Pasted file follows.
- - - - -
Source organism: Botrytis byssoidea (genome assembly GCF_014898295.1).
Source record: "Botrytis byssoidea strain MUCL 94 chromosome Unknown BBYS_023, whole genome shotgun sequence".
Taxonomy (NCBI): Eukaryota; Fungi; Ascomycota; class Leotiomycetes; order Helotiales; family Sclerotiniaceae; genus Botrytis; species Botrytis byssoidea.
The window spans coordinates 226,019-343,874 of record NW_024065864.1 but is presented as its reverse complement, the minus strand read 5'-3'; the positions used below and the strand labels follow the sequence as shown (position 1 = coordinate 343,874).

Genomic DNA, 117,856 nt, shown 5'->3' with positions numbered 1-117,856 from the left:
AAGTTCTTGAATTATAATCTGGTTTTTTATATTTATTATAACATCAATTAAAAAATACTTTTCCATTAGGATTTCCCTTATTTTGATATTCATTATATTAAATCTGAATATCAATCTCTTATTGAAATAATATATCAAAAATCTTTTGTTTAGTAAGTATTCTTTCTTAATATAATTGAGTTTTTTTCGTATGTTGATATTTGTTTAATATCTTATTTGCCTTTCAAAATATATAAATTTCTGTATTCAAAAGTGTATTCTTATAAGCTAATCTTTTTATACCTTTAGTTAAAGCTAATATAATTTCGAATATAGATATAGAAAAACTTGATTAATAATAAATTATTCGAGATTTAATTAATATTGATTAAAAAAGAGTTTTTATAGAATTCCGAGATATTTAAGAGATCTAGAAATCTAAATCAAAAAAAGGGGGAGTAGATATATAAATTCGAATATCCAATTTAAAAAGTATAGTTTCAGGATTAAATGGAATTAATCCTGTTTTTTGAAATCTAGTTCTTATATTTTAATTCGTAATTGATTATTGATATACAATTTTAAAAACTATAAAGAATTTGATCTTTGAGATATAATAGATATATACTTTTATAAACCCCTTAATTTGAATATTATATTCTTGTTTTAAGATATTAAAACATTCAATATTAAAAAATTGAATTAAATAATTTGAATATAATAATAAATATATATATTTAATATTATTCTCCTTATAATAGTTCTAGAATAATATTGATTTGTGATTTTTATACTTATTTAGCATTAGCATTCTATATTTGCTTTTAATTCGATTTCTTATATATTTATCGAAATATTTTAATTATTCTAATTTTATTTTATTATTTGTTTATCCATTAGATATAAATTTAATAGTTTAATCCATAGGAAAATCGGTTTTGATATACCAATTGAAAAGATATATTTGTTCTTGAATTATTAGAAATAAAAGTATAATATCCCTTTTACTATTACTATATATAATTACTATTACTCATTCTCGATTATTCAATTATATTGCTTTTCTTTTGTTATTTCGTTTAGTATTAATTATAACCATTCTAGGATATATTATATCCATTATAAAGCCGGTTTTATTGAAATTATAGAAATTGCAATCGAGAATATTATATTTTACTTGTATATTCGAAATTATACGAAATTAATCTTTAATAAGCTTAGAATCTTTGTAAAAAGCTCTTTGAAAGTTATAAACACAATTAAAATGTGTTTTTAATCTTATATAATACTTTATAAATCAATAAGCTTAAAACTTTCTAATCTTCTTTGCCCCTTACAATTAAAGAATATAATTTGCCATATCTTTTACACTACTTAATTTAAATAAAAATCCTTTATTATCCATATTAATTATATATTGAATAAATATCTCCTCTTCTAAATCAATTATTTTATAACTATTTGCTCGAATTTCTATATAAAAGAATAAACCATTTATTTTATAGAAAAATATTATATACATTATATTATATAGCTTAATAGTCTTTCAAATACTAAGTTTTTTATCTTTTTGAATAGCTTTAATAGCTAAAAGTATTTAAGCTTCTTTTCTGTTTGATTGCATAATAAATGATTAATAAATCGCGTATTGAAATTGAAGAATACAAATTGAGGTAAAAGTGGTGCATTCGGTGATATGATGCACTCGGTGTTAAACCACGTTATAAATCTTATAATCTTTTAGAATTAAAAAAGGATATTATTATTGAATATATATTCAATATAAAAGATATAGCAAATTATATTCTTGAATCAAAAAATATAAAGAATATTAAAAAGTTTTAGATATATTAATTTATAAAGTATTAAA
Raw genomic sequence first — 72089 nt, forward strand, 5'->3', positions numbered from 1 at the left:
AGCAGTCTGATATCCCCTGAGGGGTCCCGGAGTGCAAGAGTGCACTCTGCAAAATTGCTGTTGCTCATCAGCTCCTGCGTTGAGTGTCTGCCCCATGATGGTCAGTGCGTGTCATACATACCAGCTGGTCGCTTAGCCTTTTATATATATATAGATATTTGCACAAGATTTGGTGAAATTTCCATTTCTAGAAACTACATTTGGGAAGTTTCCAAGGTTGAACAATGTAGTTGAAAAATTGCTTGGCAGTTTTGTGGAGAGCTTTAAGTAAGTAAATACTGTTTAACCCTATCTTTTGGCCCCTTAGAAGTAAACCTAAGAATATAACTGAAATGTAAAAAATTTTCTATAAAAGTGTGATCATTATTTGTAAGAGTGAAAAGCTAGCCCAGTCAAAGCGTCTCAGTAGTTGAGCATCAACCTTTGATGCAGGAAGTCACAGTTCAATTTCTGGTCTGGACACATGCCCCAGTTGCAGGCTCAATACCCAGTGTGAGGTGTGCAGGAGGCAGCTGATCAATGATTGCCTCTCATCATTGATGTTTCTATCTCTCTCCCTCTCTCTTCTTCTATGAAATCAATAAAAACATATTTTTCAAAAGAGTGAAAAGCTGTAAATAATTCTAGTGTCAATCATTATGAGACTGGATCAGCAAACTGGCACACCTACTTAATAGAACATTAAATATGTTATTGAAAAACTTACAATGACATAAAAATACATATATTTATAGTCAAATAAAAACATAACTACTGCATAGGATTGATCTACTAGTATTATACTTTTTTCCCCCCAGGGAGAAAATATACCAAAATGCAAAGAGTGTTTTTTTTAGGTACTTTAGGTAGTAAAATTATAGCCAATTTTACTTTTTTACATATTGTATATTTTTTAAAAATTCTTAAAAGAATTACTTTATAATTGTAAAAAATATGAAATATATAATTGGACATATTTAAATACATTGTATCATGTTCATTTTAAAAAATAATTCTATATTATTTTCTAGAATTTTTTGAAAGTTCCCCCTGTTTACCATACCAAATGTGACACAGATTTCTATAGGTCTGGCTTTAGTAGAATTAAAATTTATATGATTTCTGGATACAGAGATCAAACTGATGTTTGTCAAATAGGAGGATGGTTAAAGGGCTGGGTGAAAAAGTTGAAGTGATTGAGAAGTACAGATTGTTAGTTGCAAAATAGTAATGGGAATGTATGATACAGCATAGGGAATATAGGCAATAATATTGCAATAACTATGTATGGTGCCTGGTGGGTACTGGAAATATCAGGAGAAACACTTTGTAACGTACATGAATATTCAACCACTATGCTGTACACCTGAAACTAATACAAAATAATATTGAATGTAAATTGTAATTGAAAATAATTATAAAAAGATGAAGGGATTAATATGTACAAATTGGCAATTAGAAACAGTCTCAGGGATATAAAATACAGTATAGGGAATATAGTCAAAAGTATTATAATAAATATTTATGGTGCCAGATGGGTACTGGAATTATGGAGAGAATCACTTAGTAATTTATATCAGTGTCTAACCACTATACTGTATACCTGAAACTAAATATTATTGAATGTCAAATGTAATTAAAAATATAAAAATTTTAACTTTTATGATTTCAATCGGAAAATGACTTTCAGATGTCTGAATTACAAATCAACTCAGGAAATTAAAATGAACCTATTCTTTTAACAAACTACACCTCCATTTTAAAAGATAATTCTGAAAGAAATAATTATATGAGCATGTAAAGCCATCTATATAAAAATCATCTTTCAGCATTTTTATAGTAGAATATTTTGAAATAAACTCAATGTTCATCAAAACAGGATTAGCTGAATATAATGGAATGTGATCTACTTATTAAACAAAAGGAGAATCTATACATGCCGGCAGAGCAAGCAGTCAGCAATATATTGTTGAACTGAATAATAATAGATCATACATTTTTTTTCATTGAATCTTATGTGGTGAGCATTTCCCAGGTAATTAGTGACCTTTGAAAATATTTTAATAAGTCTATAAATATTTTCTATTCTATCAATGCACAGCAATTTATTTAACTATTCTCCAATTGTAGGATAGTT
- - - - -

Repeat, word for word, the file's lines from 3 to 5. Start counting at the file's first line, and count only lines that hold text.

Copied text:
Taxonomy (NCBI): Eukaryota; Fungi; Ascomycota; class Leotiomycetes; order Helotiales; family Sclerotiniaceae; genus Botrytis; species Botrytis byssoidea.
The window spans coordinates 226,019-343,874 of record NW_024065864.1 but is presented as its reverse complement, the minus strand read 5'-3'; the positions used below and the strand labels follow the sequence as shown (position 1 = coordinate 343,874).

Genomic DNA, 117,856 nt, shown 5'->3' with positions numbered 1-117,856 from the left: